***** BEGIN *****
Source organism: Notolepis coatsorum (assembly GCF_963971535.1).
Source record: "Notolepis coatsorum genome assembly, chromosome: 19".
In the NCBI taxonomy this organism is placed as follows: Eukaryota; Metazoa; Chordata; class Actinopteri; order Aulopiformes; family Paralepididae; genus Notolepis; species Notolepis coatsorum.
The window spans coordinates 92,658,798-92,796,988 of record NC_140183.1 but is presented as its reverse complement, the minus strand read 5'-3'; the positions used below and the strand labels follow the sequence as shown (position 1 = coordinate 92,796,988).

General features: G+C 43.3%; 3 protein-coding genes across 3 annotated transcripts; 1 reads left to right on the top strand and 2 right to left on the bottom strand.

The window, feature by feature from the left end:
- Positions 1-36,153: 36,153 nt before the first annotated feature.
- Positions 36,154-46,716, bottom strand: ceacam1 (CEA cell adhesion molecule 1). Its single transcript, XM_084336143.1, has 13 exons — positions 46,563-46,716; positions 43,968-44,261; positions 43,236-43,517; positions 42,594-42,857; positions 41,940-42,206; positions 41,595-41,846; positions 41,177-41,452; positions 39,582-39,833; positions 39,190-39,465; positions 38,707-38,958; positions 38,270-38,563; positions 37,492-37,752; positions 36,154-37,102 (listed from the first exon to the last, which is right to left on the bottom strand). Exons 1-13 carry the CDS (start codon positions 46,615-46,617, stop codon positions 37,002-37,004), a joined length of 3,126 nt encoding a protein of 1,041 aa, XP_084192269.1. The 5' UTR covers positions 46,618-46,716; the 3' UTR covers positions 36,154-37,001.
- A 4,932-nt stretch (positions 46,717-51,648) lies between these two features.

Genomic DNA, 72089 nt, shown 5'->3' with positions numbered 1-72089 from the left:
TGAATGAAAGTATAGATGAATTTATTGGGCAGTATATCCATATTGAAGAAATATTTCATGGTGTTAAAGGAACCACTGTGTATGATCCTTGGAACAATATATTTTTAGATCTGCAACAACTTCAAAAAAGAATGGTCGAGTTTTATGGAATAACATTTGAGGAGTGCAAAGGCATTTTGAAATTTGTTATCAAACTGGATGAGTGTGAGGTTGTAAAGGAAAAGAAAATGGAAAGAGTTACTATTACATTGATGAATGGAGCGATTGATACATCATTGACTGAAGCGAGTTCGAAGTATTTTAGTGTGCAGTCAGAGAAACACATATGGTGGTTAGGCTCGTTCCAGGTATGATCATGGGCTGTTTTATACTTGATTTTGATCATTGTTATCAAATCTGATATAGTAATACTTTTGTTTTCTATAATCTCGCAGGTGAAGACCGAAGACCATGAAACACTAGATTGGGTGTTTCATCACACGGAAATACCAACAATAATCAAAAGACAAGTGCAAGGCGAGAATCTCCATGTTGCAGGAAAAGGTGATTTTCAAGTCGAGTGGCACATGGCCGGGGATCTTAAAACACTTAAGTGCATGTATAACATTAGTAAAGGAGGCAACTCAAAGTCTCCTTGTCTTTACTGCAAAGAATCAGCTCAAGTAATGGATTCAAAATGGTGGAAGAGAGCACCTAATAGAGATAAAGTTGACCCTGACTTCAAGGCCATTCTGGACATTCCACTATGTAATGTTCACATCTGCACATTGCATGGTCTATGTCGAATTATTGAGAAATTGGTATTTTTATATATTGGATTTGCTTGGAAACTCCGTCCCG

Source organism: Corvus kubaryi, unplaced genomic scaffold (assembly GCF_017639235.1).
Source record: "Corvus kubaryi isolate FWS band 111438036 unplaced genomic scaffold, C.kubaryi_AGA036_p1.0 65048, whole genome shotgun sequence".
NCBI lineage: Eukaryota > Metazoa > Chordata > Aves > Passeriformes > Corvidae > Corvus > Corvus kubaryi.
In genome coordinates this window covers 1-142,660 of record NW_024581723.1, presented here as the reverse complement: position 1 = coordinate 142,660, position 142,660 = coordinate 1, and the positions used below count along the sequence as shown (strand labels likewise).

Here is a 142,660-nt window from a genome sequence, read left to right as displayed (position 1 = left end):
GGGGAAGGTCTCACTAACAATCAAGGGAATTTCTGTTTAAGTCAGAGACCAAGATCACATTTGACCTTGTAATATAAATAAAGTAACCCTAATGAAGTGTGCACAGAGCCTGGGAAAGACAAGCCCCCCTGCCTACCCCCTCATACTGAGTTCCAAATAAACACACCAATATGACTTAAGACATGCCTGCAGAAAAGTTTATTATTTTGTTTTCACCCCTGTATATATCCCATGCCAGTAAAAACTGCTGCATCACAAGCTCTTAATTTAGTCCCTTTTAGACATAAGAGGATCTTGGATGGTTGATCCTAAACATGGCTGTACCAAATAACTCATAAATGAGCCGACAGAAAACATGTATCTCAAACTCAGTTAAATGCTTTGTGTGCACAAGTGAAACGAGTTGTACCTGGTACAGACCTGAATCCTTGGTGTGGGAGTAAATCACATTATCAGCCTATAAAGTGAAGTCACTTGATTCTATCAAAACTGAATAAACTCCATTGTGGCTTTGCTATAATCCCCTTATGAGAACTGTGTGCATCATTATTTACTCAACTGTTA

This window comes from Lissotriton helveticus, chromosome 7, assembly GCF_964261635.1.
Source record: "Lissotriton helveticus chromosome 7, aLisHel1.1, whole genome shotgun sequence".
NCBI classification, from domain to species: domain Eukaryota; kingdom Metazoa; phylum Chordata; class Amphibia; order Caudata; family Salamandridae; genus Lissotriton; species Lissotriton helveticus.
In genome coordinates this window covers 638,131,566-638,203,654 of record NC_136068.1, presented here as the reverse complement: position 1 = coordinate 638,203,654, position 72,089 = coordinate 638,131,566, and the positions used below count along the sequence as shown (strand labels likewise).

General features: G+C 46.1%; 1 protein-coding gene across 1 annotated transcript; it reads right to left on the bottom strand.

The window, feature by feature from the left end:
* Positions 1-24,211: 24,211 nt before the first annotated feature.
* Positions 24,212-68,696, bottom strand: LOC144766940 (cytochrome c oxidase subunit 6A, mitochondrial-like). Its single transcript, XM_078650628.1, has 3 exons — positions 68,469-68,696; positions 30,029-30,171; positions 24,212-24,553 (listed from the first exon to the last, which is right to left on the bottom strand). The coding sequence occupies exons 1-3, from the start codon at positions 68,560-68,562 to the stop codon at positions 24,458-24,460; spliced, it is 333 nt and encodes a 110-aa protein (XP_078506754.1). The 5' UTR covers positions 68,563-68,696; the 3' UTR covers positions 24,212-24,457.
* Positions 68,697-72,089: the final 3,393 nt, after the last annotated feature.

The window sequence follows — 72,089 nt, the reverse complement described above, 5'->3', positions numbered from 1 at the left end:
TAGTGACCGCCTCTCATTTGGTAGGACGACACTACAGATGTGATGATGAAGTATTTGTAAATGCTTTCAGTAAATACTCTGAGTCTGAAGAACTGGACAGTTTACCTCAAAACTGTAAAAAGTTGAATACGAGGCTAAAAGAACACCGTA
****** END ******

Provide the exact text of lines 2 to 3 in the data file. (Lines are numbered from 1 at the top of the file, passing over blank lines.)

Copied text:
Source record: "Notolepis coatsorum genome assembly, chromosome: 19".
In the NCBI taxonomy this organism is placed as follows: Eukaryota; Metazoa; Chordata; class Actinopteri; order Aulopiformes; family Paralepididae; genus Notolepis; species Notolepis coatsorum.